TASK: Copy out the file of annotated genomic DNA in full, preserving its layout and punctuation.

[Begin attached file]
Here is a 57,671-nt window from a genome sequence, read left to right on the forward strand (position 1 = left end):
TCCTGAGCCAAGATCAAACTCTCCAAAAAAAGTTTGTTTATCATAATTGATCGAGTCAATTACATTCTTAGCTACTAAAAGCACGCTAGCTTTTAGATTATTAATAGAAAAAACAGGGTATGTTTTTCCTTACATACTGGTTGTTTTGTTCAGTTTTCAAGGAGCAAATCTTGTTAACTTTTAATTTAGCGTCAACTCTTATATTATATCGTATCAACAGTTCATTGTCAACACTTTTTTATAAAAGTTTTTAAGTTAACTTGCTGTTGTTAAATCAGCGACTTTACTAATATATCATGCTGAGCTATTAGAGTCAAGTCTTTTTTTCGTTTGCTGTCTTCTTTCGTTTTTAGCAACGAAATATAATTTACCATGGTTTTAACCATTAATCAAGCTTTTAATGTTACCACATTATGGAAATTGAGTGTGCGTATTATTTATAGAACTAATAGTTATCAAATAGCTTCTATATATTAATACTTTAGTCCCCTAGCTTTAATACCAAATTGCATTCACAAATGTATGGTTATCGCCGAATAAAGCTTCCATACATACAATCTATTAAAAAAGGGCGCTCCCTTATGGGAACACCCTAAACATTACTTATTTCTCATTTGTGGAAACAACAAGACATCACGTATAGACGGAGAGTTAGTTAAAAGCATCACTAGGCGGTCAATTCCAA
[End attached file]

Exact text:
Here is a 57,671-nt window from a genome sequence, read left to right on the forward strand (position 1 = left end):
TCCTGAGCCAAGATCAAACTCTCCAAAAAAAGTTTGTTTATCATAATTGATCGAGTCAATTACATTCTTAGCTACTAAAAGCACGCTAGCTTTTAGATTATTAATAGAAAAAACAGGGTATGTTTTTCCTTACATACTGGTTGTTTTGTTCAGTTTTCAAGGAGCAAATCTTGTTAACTTTTAATTTAGCGTCAACTCTTATATTATATCGTATCAACAGTTCATTGTCAACACTTTTTTATAAAAGTTTTTAAGTTAACTTGCTGTTGTTAAATCAGCGACTTTACTAATATATCATGCTGAGCTATTAGAGTCAAGTCTTTTTTTCGTTTGCTGTCTTCTTTCGTTTTTAGCAACGAAATATAATTTACCATGGTTTTAACCATTAATCAAGCTTTTAATGTTACCACATTATGGAAATTGAGTGTGCGTATTATTTATAGAACTAATAGTTATCAAATAGCTTCTATATATTAATACTTTAGTCCCCTAGCTTTAATACCAAATTGCATTCACAAATGTATGGTTATCGCCGAATAAAGCTTCCATACATACAATCTATTAAAAAAGGGCGCTCCCTTATGGGAACACCCTAAACATTACTTATTTCTCATTTGTGGAAACAACAAGACATCACGTATAGACGGAGAGTTAGTTAAAAGCATCACTAGGCGGTCAATTCCAA